It is interesting that there were two players, presumably brothers -- Aryeh and Yaakov Zilbershats (preferred English spelling of Yaakov's grandson, Boaz Zilbershats, from the original Polish name Zylberszac) from the Luxemburg team. Their participation is noted on 4/4, but their scores are not given on 12/4. If the scores of the other participants are correct, it is easy to show that they lost all their games to all the other players: In a round robin tournament of 10 rounds (11 players), there are 55 points (11*10 / 2) to be divided among all the players. All the other players together gained 54 points. Which leaves the brothers a single, solitary point between them -- which is the absolute minimum they could have gotten, since they had to play one game between themselves!

As there is no mention of them as chess players anywhere else to my knowledge, perhaps these "players" -- a modern version of were in fact amateurs who, fearing Hitler's growing power, used the Maccabiah as a "cover" to gain entry to Palestine. With their scores, it is not surprising Davar and others kept silent about them, and their defeat could only be detected "between the lines"; but perhaps Davar was trying to save them from a fate far worse than mere embarrassment, as Hitler's plans towards the Jews and towards Europe in general, though nobody could have yet imagined the nadir they will eventually reach, were already very ominous.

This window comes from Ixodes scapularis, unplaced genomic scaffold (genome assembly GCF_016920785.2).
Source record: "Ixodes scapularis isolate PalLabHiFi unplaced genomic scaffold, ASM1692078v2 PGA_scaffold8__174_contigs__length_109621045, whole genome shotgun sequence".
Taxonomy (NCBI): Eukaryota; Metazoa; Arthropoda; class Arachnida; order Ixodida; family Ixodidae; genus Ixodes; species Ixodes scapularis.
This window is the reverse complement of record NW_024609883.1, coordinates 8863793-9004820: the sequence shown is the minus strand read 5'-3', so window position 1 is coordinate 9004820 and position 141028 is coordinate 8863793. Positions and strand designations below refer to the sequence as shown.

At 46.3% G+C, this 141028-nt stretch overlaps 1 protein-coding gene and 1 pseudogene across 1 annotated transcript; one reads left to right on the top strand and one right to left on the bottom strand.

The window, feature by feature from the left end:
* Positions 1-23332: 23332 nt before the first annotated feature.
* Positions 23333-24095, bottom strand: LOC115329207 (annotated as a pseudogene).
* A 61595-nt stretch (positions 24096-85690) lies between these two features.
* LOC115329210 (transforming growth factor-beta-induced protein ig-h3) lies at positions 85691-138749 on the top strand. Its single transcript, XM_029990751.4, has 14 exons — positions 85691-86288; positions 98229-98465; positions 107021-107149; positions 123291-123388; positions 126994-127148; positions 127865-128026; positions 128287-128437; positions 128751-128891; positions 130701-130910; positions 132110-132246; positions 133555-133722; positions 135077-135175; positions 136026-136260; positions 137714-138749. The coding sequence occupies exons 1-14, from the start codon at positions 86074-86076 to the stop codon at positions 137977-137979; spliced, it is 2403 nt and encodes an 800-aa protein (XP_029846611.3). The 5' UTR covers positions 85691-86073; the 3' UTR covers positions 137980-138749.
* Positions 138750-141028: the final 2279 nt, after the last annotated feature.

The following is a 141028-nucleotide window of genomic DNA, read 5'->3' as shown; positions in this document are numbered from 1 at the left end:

Saturday, June 4, 2011

The Maccabiah and the first Palestinian Chess Championship: 1932?

A ticket for the Levant Fair, 1932. Photo credit: Alma7's blog on

Okay, I am cheating. There was no chess in the first (1932) Maccabiah held in Tel Aviv. There was, however, a whole lot of chess activity in the concurrently-held Levant Fair [Yarid ha'Mizrach] , also held in Tel Aviv at the same time, and opened by the same personality -- Tel Aviv's mayor, Meir Dizengoff.

There was a chess building in the exhibition. Moshe Marmorosh, the editor of Davar's chess column, promised on 31/3/32 that, after the opening on April 9th, we shall see the following: